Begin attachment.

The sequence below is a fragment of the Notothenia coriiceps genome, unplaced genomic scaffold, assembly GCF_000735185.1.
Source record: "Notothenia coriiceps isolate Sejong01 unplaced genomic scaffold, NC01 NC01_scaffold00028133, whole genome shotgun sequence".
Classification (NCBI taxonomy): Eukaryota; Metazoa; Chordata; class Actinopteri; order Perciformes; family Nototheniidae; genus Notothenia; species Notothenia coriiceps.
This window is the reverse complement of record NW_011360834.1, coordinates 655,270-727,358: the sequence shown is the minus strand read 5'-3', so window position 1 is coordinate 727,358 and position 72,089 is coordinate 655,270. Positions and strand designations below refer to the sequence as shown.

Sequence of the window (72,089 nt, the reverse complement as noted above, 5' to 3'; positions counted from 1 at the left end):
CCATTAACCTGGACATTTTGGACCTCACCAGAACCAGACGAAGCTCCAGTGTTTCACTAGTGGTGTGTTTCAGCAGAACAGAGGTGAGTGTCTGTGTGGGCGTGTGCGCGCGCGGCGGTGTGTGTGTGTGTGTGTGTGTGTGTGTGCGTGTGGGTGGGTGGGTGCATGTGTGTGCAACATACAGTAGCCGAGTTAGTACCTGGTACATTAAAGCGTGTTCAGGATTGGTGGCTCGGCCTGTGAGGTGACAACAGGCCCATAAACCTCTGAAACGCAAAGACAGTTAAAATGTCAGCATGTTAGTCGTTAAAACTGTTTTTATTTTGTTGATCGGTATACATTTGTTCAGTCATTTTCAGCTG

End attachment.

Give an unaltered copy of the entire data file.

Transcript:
The sequence below is a fragment of the Notothenia coriiceps genome, unplaced genomic scaffold, assembly GCF_000735185.1.
Source record: "Notothenia coriiceps isolate Sejong01 unplaced genomic scaffold, NC01 NC01_scaffold00028133, whole genome shotgun sequence".
Classification (NCBI taxonomy): Eukaryota; Metazoa; Chordata; class Actinopteri; order Perciformes; family Nototheniidae; genus Notothenia; species Notothenia coriiceps.
This window is the reverse complement of record NW_011360834.1, coordinates 655,270-727,358: the sequence shown is the minus strand read 5'-3', so window position 1 is coordinate 727,358 and position 72,089 is coordinate 655,270. Positions and strand designations below refer to the sequence as shown.

Sequence of the window (72,089 nt, the reverse complement as noted above, 5' to 3'; positions counted from 1 at the left end):
CCATTAACCTGGACATTTTGGACCTCACCAGAACCAGACGAAGCTCCAGTGTTTCACTAGTGGTGTGTTTCAGCAGAACAGAGGTGAGTGTCTGTGTGGGCGTGTGCGCGCGCGGCGGTGTGTGTGTGTGTGTGTGTGTGTGTGTGCGTGTGGGTGGGTGGGTGCATGTGTGTGCAACATACAGTAGCCGAGTTAGTACCTGGTACATTAAAGCGTGTTCAGGATTGGTGGCTCGGCCTGTGAGGTGACAACAGGCCCATAAACCTCTGAAACGCAAAGACAGTTAAAATGTCAGCATGTTAGTCGTTAAAACTGTTTTTATTTTGTTGATCGGTATACATTTGTTCAGTCATTTTCAGCTG